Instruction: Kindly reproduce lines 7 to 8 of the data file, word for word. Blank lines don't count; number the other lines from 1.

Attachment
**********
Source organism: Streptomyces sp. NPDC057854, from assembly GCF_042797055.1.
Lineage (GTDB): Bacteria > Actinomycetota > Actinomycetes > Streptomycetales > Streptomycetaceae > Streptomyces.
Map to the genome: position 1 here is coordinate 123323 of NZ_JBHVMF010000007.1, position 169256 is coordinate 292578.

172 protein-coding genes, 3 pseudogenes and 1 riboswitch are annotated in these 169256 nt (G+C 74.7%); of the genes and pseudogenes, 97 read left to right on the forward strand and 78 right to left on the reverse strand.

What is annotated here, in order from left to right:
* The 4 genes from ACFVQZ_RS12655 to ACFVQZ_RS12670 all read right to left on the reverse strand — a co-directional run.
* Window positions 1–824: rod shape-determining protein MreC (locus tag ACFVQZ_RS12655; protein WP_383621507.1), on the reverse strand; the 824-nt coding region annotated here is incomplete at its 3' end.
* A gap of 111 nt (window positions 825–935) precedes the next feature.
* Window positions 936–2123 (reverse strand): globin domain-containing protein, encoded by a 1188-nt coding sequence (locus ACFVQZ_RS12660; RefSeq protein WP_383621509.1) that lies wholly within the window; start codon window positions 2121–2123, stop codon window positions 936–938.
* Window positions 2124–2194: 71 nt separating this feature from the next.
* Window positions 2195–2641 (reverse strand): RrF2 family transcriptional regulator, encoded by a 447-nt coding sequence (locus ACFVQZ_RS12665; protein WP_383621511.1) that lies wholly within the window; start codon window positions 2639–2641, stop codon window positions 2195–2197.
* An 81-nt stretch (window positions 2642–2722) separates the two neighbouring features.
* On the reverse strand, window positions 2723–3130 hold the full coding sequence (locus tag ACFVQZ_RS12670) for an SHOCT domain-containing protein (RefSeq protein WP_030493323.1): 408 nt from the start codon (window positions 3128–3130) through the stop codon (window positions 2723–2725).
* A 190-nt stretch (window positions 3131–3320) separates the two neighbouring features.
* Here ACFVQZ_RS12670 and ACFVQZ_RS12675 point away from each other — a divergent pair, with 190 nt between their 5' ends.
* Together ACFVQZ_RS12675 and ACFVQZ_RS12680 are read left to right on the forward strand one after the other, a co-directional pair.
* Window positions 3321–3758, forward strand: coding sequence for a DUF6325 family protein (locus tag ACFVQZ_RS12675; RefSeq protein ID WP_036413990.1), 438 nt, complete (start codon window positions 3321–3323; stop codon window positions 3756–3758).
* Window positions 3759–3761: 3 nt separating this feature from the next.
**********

* Window positions 1–824: rod shape-determining protein MreC (locus tag ACFVQZ_RS12655; protein WP_383621507.1), on the reverse strand; the 824-nt coding region annotated here is incomplete at its 3' end.
* A gap of 111 nt (window positions 825–935) precedes the next feature.